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CAN Repair Algorithm Easiest envisaged using the binary tree conception. If a node finds itself with a zone (call it zone B) that it cannot merge with its existing zone (A) : check if B has a sibling that is also a leaf this is easy - merge if not, perform a depth first search down the subtree rooted at B, until two siblings are found. then merge those as usual (leaves one node without a zone) hand over B to the node with no zone after merging

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Tree Again depth first search for node with sibling B A

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Tree Again merge siblings into parent node B A

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Tree Again assign empty node to unoccupied zone B A

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Resource Availability If a node fails, then the resources go with it. –So entities that publish need to periodically refresh the data. Resource duplication is another mechanism. This can be done in two ways: –Overloading coordinate zones multiple nodes share zones and the resources mapped to them. –They know about each other data can be either replicated or partitioned new peers can choose neighbours with a lower latency –Multiple ‘realities’…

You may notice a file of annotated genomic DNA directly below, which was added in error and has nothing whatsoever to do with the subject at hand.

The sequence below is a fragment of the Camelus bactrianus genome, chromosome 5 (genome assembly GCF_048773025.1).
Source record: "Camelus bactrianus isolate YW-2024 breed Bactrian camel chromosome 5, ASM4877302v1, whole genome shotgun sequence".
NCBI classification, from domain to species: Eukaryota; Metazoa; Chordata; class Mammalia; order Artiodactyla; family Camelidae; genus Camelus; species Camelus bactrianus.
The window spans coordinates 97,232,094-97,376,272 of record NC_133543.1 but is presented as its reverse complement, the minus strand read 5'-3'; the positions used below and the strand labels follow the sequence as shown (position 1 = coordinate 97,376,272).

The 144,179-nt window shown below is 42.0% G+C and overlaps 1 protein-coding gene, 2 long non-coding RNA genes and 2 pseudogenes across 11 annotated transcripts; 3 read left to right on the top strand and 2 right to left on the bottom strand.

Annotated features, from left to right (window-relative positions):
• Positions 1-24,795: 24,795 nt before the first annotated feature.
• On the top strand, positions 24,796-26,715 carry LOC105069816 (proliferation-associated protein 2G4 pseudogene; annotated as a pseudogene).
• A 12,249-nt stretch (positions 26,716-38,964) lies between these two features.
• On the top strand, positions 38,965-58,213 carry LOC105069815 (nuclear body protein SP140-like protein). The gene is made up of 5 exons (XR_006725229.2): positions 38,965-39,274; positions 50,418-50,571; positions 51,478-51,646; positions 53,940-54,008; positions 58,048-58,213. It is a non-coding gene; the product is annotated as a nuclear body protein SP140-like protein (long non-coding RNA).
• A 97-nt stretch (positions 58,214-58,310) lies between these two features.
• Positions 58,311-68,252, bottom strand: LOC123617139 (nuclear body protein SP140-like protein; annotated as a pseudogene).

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Realities Realities can be ‘stacked’ so a node maintains different zones in different realities concurrently. This allows for duplication of resources and shorter routing paths – i.e. in a 2-D coordinate system routing can happen ‘horizontally’ and ‘vertically’.

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Further Design Extensions Caching –because of multiple paths to a key, caches can grow with the popularity of a key –i.e. if I route a particular key many times, I can decide to get the data and store it myself. Location awareness –use landmarks, e.g. DNS root name servers –measure Round Trip Time (RTT) –order nodes according to RTT –when joining, choose a node whose landmark ordering is similar –means close nodes make up neighbourhoods

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Sylvia Ratnasamy, Paul Francis, Mark Handley, Richard Karp, Scott Shenker A Scalable, Content- Addressable Network (CAN) ACIRI U.C.Berkeley Tahoe Networks.

Sylvia Ratnasamy, Paul Francis, Mark Handley, Richard Karp, Scott Shenker A Scalable, Content- Addressable Network (CAN) ACIRI U.C.Berkeley Tahoe Networks.